On Oct. 24, Senator Jeff Flake from Arizona announced that he would not seek re-election when his term ends in 2018. He responded to the actions of the Trump presidency, which he believes would cause him to “compromise far too many principles” in the near future as the presidency continues to change the nature of American democracy. He criticized his own party, denouncing its members’ “complicity” in this behavior and also blamed the demise of its principles in this shameless president-party collaboration (Arizona Republic).
In his speech, Flake explained why he decided to retire from the Senate, mostly due to the ideology taken up by the current presidential administration. Intriguingly, he is a member of the Republican party and represents a state that has voted red ever since 1952, (with the exception of Bill Clinton in 1996, according to 270towin). Still, Flake has come forth, attempting to show his refusal to let his own affiliations get in the way of a unified American people. In reference to the current divide preventing this unification, he claimed that “we have given in or given up on the core principles in favor of the more viscerally satisfying anger and resentment”—words with a weight about the current foregoing and forgetting of standards that few Republicans have uttered recently.
This staunch stance against Trump, however, comes as a small surprise. Flake is, after all, a “traditional conservative” (as stated in his book Conscience of a Conservative: A Rejection of Destructive Politics and a Return to Principle)—a group on the right that feels the current President is dismantling the ideals of a party they hold strong to. Traditional conservatives believe that government should be limited, that free trade should be protected, and that there should be a strong defense for the country (National Review).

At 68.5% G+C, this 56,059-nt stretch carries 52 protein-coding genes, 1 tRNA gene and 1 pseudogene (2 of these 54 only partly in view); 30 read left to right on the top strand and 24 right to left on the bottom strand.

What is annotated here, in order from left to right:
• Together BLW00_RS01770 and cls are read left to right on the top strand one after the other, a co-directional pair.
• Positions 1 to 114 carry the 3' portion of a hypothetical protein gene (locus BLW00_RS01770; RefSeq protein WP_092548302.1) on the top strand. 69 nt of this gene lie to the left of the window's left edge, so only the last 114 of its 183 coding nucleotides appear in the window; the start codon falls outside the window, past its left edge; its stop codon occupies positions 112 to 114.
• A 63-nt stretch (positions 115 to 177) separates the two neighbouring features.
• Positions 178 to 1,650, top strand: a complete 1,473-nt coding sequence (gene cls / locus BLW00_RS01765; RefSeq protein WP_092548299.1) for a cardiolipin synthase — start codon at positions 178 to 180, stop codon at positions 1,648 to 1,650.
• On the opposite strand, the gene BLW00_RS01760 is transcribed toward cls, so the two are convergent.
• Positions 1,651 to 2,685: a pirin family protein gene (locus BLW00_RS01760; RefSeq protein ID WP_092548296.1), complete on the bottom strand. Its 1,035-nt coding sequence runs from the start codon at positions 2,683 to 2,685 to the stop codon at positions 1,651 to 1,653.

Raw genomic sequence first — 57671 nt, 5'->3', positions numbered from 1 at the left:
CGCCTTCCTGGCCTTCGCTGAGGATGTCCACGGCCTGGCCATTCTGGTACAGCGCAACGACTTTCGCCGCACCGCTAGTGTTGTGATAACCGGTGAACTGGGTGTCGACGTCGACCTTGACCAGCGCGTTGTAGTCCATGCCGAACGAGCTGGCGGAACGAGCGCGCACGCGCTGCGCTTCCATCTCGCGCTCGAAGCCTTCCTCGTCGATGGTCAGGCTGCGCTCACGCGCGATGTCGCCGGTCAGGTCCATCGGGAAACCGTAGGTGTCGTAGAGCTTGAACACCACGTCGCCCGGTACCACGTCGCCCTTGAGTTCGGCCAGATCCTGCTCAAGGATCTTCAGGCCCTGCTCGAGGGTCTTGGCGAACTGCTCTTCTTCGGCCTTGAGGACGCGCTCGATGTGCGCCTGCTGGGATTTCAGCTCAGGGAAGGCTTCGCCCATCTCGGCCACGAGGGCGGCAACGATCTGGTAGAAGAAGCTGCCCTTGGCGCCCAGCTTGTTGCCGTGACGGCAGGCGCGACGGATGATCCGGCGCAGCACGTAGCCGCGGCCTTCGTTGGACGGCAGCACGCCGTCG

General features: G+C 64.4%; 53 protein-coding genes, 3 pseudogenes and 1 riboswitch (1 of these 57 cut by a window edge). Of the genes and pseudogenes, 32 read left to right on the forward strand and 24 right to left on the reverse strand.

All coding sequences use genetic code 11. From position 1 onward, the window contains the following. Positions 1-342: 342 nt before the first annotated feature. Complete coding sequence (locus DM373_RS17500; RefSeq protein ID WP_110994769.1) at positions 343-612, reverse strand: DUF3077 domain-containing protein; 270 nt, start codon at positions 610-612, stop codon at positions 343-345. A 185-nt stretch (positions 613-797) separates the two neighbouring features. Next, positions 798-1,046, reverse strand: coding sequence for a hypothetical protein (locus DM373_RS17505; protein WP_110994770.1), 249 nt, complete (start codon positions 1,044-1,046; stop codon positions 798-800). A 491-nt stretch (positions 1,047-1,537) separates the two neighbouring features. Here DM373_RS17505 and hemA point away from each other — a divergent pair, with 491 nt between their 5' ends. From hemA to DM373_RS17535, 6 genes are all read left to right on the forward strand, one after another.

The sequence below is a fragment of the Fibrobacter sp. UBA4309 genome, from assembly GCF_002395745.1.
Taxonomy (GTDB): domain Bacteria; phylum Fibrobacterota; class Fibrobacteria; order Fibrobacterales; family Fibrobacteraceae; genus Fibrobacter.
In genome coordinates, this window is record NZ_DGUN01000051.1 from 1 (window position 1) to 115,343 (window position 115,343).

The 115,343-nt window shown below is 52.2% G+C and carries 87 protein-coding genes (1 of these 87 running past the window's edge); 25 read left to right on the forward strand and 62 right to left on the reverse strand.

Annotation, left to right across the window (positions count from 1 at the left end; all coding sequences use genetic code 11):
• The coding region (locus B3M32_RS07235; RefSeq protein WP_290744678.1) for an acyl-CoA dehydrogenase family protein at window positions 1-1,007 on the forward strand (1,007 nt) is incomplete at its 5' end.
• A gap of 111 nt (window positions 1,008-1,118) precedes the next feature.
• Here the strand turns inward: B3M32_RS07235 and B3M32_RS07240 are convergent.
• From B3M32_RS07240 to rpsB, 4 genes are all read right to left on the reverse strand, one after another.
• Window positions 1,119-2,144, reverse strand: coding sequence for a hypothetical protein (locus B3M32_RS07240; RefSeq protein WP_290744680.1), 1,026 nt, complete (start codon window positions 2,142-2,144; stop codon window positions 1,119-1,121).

We have seen the president and his administration recurrently undermine these core ideas with his uncontrollable use of executive power to pass legislation that infringes on the granted rights of immigrants (like the ban on Muslim countries), his attacks on NAFTA and U.S.-China trade relations as well as his encouragement of big business and his open hostility to intelligence agencies that defend the country, such as the FBI.
On top of this, traditional conservatives like Flake hold a certain pride in the structure and hierarchy values of their ideology. This ideology erodes when juxtaposed with the alt-right, whose platform encourages a more ethnocentric point of view (People Press). And of course the president’s persona itself also upends this established chain that Republicans like Flake aim to uphold.
Indeed, the lines between what is radical ideology and what is mainstream seem to erode further each day for the Republican party, as their leaders in Congress and the White House either remain silent or encourage the president on issues that jeopardize their traditional ideals. Flake had been one of the few within the President’s party to consistently oppose his platform, even from the nomination.
So Flake’s opposition to Trump’s continual disruption of the established right comes as nothing out of left field. However, what is interesting is this decision to oppose Trump by placing himself in the exact position where he cannot directly do so, by stepping out of the political ring. His exact words in his speech were “I’ve decided that I would be better able to represent the people of Arizona and to better serve my country and my conscience by freeing myself from the political consideration that consumes far too much bandwidth and would cause me to compromise far too many principles” (Arizona Republic). He stated that he will “better represent” his constituents by removing himself from his office.